The connection that you've drawn between corporate performance and people's health benefits/retirements should aid in your demystification.

Oct. 16, 2011, 10:51 a.m.
Posts: 2009
Joined: July 19, 2003

I'm currently mystified as to why lambasting corporations is ok, when really, the owners of every corporation are large groups of shareholders and generally those shareholders are pension funds that are providing for many people's retirements and health benefits. Certainly isn't convenient for the OWS movement, I guess.

We talk endlessly of the individual and of individualism, for example, when any sensible glance at major issues indicates that we live in an era of great conformism. Our societies turn upon democratic principles, yet the quasi totality of our leading citizens refuse to take part in that process and, instead, leave the exercise of political power to those for whom they have contempt. Our business leaders hector us in the name of capitalism, when most of them are no more than corporate employees, isolated from personal risk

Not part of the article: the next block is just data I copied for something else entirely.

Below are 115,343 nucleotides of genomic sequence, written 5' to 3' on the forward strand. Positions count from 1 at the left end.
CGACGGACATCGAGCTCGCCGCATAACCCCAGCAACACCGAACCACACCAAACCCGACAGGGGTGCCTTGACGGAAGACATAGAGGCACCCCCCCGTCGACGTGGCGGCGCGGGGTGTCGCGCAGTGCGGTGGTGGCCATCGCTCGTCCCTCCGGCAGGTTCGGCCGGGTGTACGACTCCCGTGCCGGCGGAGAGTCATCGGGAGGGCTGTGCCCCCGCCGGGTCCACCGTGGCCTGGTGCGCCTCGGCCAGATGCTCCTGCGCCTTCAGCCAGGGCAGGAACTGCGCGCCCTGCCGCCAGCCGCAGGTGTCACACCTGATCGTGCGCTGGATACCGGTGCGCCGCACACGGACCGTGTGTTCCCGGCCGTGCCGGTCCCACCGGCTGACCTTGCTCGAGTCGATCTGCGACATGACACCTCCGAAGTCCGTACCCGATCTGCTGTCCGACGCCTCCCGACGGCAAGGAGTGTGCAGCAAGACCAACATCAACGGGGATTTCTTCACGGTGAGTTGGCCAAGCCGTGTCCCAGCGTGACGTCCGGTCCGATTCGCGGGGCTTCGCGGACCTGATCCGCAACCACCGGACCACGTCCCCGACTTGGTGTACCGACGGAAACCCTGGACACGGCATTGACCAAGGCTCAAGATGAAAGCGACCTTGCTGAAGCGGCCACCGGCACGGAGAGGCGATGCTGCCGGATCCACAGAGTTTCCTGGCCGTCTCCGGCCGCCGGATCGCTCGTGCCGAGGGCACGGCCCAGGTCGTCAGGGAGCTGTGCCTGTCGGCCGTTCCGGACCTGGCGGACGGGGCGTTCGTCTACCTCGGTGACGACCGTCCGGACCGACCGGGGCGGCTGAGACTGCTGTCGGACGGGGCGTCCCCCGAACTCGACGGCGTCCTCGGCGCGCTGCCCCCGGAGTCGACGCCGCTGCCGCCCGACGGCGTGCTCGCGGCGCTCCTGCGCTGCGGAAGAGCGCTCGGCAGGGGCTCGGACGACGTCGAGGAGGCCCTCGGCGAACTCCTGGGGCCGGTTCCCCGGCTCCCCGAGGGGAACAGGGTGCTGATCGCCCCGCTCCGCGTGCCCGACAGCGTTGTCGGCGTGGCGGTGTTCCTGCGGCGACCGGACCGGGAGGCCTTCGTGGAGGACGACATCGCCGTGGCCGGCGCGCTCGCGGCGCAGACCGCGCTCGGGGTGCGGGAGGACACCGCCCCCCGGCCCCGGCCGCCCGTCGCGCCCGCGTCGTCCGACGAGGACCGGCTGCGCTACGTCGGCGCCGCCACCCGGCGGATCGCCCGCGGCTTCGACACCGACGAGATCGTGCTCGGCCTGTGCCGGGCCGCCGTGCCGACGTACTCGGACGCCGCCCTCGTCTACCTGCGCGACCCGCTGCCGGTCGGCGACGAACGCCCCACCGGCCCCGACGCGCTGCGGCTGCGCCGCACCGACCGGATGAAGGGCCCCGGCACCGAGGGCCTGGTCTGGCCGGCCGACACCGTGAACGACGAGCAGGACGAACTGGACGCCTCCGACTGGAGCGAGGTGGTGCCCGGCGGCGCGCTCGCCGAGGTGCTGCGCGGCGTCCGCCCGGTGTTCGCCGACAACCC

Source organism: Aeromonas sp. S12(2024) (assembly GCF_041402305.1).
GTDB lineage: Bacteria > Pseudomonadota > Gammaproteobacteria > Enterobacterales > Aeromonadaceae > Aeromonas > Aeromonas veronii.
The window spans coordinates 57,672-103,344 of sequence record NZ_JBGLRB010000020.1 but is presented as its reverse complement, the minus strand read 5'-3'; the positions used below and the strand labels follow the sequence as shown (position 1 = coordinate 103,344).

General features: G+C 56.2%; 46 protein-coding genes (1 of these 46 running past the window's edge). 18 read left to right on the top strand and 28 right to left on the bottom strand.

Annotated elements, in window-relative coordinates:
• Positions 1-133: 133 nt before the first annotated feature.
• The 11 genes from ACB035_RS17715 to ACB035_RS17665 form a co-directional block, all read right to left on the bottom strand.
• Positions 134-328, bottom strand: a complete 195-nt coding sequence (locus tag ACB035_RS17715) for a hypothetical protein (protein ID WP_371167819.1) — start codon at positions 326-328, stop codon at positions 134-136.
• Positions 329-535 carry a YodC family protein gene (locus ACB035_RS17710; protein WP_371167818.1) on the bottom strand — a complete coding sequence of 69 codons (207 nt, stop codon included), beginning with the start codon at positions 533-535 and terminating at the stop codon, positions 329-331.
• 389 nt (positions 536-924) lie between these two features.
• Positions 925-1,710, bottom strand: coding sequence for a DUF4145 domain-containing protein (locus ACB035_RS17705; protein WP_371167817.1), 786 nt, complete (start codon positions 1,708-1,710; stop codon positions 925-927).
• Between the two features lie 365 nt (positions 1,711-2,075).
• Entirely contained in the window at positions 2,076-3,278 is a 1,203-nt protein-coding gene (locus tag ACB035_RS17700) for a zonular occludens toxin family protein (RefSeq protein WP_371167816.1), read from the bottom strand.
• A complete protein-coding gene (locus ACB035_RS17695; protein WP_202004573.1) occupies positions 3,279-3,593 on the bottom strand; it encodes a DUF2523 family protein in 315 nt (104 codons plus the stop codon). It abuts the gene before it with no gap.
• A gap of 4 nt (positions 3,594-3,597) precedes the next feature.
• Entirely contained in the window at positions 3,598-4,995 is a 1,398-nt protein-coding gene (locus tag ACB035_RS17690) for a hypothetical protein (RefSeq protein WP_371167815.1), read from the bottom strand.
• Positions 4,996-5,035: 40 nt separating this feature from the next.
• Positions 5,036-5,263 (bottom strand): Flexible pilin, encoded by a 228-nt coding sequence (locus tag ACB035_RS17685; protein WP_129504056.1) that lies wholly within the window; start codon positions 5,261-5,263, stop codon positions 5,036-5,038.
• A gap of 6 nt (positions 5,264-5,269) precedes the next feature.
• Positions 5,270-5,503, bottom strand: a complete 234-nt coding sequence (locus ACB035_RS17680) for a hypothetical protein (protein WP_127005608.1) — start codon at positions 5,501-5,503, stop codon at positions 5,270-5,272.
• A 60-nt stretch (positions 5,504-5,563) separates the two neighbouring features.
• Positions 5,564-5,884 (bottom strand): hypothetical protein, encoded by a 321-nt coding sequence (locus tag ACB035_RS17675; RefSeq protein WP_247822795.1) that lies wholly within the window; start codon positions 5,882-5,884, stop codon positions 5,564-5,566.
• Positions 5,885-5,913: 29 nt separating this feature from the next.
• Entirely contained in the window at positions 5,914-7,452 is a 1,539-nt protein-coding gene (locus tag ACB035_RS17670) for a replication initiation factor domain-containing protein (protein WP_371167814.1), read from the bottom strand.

John Ralston Saul

Just a speculative fiction. No cause for alarm.

Oct. 16, 2011, 3:08 p.m.
Posts: 7769
Joined: Nov. 23, 2002

What fascinates me most, batemen, is that not only do you completely fail to get the point, but you actually seem to work diligently at avoiding any possibility of getting it.

If we were a group of bird watchers out for a stroll, you'd be the guy who decided not to bring binoculars. When the group is looking north, someone says "wow, check out that blue-footed booby", you're the guy facing south saying "I can't see it". Then someone tells you to turn around, so you do a full 360 and end up facing south again, and you still can't see the damn bird.

Kn.

Not really.